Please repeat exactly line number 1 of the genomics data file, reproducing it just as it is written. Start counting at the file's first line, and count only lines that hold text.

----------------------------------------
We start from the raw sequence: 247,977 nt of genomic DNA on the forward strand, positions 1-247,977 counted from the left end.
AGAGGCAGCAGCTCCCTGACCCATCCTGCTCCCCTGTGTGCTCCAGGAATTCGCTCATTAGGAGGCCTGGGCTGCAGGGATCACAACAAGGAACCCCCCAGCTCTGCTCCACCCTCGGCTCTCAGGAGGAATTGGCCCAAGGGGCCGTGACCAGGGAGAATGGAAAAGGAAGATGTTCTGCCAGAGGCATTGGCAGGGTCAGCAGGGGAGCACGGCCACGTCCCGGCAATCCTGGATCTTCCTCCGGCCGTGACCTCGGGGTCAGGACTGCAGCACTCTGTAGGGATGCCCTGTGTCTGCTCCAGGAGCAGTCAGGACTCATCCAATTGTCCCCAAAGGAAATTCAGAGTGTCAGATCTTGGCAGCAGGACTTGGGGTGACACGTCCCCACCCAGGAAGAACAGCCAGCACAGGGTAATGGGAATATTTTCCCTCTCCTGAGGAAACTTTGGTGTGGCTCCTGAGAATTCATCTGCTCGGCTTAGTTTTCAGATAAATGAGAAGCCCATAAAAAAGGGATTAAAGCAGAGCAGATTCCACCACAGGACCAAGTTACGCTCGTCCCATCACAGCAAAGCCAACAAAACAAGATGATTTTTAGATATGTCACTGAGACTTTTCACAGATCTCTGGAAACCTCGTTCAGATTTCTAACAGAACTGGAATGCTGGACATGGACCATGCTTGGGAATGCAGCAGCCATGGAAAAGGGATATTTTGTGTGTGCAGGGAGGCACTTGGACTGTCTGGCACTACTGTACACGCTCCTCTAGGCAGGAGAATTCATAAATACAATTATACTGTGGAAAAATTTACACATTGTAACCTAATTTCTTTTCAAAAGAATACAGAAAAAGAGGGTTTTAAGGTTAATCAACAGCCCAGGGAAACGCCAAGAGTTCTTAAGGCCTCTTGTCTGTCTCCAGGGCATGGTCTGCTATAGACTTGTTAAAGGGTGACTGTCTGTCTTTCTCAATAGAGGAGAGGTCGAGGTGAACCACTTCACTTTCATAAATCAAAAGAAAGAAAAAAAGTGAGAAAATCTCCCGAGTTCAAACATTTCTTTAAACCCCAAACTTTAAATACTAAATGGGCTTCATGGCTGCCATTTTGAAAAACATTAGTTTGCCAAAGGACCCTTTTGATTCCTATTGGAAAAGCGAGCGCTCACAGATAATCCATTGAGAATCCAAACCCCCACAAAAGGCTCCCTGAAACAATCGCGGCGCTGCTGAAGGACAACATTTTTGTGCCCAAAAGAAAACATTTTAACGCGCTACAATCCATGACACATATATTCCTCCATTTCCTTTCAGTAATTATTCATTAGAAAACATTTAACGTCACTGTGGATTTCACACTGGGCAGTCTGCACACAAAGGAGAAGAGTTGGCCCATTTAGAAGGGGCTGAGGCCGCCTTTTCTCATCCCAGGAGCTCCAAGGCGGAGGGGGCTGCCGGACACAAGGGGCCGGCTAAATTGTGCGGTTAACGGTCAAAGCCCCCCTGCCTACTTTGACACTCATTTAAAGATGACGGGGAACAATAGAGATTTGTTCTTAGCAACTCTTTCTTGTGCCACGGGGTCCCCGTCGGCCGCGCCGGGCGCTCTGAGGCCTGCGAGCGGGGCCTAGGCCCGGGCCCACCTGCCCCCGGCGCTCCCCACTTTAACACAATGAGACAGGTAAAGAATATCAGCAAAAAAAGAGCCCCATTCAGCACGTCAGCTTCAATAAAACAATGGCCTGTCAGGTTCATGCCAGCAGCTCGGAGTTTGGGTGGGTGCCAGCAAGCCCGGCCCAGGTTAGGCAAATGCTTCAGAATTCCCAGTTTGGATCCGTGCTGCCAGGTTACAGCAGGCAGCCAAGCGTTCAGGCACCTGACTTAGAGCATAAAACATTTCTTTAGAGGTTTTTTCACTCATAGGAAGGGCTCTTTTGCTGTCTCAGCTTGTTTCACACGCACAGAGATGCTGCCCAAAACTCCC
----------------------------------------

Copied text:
We start from the raw sequence: 247,977 nt of genomic DNA on the forward strand, positions 1-247,977 counted from the left end.